Nichelle: I heard someone say, "Democrats want a handout, Republicans are racist!" What's your take on this statement?
• Democrats vs. Republicans
It's not wise to generalize. But, I'll do it anyway, just for fun.
I would say that, generally speaking, Republicans believe that competition is the key to the success of society and Democrats believe that cooperation is the key. So as Repubs strive to outcompete others, this has sometimes meant consigning others to a lower position by virtue of their race. As Dems strive to enfranchise others, this has sometimes resulted in handouts.
I personally think that a healthy balance of cooperation and competition is the optimal solution, which is good because, for the most part, that is what we have. Granted, a few people have outcompeted everyone else so effectively that they have gained an unfair portion of the power. A few people have used their handout, not to become enfranchised, but just to live until the next handout.
But for the majority of people, that is, ordinary working/middle class people, the combination of competition and cooperation usually results in a fairly happy, healthy existence.
I would further say (generalizing again, here) that those on the left think the real problem is the outcompeters with too much power, and those on the right feel the real problem is the handout crowd. I think it just means we need to fine tune our system a bit to share power downward and encourage cooperation upward. But overall, not too shabby.
Nichelle: Wow. Smart answer.
9-13-13 9:13 • Choosing Hell
Jolene: Like so many things, Hell is a choice. Anyone who WANTS to go to God's Heaven and dwell with God forever - is welcome.
How do you figure that "doesn't find salvation-through-Jesus plausible" equates to "doesn't WANT a good afterlife"?
Even if there was a god the story still makes no sense. You'd think He'd just forgive people for not buying this one.
Jolene: He can't do that. How can you forgive those who refuse to recognize their error/s?
You just do. You forgive, you get over it. It's part of healing.
Jolene: It is nothing but an insult to offer forgiveness to someone who believes he has done nothing wrong.
That is utter bullshit. Forgiveness should be given to everyone, no matter what they thought or did, because the forgiveness is not for them. It's for you.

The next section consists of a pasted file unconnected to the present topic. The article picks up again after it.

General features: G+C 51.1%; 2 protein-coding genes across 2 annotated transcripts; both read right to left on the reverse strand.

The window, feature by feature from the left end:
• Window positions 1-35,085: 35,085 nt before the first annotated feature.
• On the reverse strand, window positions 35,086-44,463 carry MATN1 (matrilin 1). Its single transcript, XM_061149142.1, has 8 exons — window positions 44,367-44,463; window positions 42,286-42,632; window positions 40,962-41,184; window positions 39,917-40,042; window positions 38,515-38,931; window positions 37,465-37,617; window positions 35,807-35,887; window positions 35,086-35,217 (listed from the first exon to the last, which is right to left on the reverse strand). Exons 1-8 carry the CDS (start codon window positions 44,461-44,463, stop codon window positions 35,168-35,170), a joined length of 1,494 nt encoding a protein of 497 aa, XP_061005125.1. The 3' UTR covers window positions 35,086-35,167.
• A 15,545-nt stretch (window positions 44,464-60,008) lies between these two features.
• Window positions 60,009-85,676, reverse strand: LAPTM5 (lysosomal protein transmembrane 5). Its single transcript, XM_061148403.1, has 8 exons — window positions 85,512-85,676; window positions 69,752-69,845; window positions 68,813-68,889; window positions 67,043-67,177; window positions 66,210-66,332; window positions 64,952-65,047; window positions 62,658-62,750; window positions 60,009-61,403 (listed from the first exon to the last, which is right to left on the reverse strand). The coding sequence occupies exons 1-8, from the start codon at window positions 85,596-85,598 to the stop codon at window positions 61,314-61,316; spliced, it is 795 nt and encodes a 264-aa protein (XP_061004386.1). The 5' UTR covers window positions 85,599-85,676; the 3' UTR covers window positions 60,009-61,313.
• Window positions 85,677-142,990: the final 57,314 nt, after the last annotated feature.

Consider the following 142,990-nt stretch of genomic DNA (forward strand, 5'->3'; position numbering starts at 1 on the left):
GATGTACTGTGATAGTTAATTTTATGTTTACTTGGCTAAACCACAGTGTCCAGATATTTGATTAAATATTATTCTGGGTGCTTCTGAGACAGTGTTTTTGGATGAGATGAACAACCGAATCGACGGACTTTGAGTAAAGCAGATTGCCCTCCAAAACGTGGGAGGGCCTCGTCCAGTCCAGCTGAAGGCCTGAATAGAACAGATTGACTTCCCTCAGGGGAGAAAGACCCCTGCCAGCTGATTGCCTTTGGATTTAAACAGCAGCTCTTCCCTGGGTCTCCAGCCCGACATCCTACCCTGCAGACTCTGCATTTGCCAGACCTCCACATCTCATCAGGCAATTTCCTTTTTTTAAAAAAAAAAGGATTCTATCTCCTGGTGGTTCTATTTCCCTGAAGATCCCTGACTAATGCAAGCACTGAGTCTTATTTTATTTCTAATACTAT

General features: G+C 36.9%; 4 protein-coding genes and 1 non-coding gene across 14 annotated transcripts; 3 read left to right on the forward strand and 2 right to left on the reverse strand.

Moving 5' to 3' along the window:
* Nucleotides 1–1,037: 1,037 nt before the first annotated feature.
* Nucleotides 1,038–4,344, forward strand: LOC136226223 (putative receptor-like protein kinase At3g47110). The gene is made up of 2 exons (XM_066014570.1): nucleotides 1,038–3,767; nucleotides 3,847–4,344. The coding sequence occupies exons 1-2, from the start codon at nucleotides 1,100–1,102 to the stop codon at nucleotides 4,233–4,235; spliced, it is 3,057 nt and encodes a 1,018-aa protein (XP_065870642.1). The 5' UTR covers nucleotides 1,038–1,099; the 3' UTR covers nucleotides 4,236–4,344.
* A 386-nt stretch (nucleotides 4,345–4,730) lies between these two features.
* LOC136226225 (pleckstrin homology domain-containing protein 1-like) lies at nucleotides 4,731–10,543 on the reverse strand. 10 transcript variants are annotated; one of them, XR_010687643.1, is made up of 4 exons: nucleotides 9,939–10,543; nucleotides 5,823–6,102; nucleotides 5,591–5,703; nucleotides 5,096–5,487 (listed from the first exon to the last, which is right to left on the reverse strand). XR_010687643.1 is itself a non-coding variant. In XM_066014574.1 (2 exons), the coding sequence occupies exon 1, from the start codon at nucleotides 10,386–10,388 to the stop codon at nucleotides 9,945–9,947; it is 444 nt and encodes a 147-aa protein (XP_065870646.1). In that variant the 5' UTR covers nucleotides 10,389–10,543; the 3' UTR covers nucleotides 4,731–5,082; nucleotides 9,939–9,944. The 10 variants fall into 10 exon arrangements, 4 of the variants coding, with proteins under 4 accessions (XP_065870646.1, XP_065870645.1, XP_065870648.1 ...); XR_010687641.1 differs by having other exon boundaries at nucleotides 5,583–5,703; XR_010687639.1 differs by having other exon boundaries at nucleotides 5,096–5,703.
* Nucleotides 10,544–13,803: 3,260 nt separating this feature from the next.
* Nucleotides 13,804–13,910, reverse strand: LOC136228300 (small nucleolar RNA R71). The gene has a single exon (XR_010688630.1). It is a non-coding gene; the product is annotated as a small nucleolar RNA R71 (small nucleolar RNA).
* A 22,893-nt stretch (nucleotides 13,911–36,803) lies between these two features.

And the logic is just sick. A compassionate God would forgive people for being wrong.
Jolene: It is also folly, since the person who believes his evil is a right and proper act will continue doing it.
Do you really think failure to believe in salvation through Jesus constitutes evil?
Jolene: Those who reject God have no desire to commune with Him, so Heaven is not the place they wish to go.
What, did you interview every one of them? How do you know that this everyone's reason?
This is the salve that Christians regularly apply to their consciences. "Sure, they are going to suffer for eternity in Hell, but...obviously they just don't LIKE God, so Hell will work out better for them."
I can tell you that there are many atheists who spent much of their lives burning with desire to commune with God. However, "God" was apparently not in evidence for them to commune with. That doesn't mean they just didn't want to. It means they tried but it just didn't work.
And, I think the fact that that everyone has a different story about what God is, and the fact that not one of these stories can be verified, and that none of it can be shown to work, and that it sounds like a bunch of hokey made-up stuff, has at least something to do with it also.
Maybe Christians need to stop equating "Doesn't believe in Jesus" with "Doesn't like God and would prefer Hell." They are not the same.
Jolene: You don't understand forgiveness. If someone killed my child, I would forgive him.
I would not, however, forgive the person to the point of allowing them near my other children.
Are you saying that failure to believe is the equivalent of killing children, and equally as unforgivable?
Jolene: And, for the sake of the others in Heaven, welcoming an unrepentant sinner, determined to harm himself and/or others, puts those who are willing to acknowledge and accept God's laws of love at risk.
Are you seriously positing an afterlife that contains risk, just so you can excuse excluding non-believers? Why?
Jolene: It would not be Heaven if it were filled with hateful, purposefully harmful people causing the perpetual suffering of the worthy souls who only wish to love them.
In what way is nonbelief hateful, or purposely harmful?
Jolene:Why, if they hate God so much, would they want to dwell with Him forever?
I'm sorry, who hates God? What person are you talking about?
Jolene: Try, for a moment, to consider what makes Heaven Heaven and what makes Hell Hell.
It is not possible to consider this. Humans have exactly zero knowledge about Heaven or Hell. All speculation is equally invalid.
Jolene: As for atheists "burning with desire to know God" I'm afraid that makes no sense to me.
Many atheists were not always atheists. A lot of them used to be Christian, and desired to know God as much as the next Christian. However, they later chose atheism, for any number of reasons, not just because they don't like God and don't want to be stuck with Him in Heaven.
Jolene:The choice to reject God may be subconscious, but I believe it must precede any search for God that fails to find Him.